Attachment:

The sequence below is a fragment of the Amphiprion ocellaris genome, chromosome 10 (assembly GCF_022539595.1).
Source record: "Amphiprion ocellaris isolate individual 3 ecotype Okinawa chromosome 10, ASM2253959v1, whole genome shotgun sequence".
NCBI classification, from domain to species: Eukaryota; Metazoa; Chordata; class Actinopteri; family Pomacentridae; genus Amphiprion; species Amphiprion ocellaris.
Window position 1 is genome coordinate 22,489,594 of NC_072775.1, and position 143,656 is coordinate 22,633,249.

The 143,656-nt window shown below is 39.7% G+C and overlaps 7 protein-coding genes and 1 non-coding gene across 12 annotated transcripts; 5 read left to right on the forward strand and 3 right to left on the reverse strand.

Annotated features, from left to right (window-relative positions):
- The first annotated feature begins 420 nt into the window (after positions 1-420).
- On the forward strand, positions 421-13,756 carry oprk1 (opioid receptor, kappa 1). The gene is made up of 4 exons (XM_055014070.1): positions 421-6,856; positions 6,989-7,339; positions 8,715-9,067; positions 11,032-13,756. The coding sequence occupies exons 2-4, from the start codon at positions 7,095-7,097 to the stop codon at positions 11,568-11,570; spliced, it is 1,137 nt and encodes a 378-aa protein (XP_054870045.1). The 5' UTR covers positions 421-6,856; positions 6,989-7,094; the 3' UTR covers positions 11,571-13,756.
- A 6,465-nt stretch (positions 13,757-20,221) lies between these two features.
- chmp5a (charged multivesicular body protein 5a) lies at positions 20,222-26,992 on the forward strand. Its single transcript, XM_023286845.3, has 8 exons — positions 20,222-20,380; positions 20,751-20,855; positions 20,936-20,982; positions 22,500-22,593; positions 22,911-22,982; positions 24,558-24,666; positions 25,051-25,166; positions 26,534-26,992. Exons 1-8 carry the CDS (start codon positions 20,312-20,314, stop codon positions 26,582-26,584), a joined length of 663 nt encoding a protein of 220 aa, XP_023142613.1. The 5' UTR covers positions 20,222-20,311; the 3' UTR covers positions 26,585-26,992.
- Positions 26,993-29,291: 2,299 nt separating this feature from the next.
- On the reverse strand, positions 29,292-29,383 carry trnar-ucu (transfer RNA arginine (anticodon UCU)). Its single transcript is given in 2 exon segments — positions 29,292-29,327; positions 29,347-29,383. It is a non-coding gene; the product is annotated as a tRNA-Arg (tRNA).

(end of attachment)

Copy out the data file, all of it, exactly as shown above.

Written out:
The sequence below is a fragment of the Amphiprion ocellaris genome, chromosome 10 (assembly GCF_022539595.1).
Source record: "Amphiprion ocellaris isolate individual 3 ecotype Okinawa chromosome 10, ASM2253959v1, whole genome shotgun sequence".
NCBI classification, from domain to species: Eukaryota; Metazoa; Chordata; class Actinopteri; family Pomacentridae; genus Amphiprion; species Amphiprion ocellaris.
Window position 1 is genome coordinate 22,489,594 of NC_072775.1, and position 143,656 is coordinate 22,633,249.

The 143,656-nt window shown below is 39.7% G+C and overlaps 7 protein-coding genes and 1 non-coding gene across 12 annotated transcripts; 5 read left to right on the forward strand and 3 right to left on the reverse strand.

Annotated features, from left to right (window-relative positions):
- The first annotated feature begins 420 nt into the window (after positions 1-420).
- On the forward strand, positions 421-13,756 carry oprk1 (opioid receptor, kappa 1). The gene is made up of 4 exons (XM_055014070.1): positions 421-6,856; positions 6,989-7,339; positions 8,715-9,067; positions 11,032-13,756. The coding sequence occupies exons 2-4, from the start codon at positions 7,095-7,097 to the stop codon at positions 11,568-11,570; spliced, it is 1,137 nt and encodes a 378-aa protein (XP_054870045.1). The 5' UTR covers positions 421-6,856; positions 6,989-7,094; the 3' UTR covers positions 11,571-13,756.
- A 6,465-nt stretch (positions 13,757-20,221) lies between these two features.
- chmp5a (charged multivesicular body protein 5a) lies at positions 20,222-26,992 on the forward strand. Its single transcript, XM_023286845.3, has 8 exons — positions 20,222-20,380; positions 20,751-20,855; positions 20,936-20,982; positions 22,500-22,593; positions 22,911-22,982; positions 24,558-24,666; positions 25,051-25,166; positions 26,534-26,992. Exons 1-8 carry the CDS (start codon positions 20,312-20,314, stop codon positions 26,582-26,584), a joined length of 663 nt encoding a protein of 220 aa, XP_023142613.1. The 5' UTR covers positions 20,222-20,311; the 3' UTR covers positions 26,585-26,992.
- Positions 26,993-29,291: 2,299 nt separating this feature from the next.
- On the reverse strand, positions 29,292-29,383 carry trnar-ucu (transfer RNA arginine (anticodon UCU)). Its single transcript is given in 2 exon segments — positions 29,292-29,327; positions 29,347-29,383. It is a non-coding gene; the product is annotated as a tRNA-Arg (tRNA).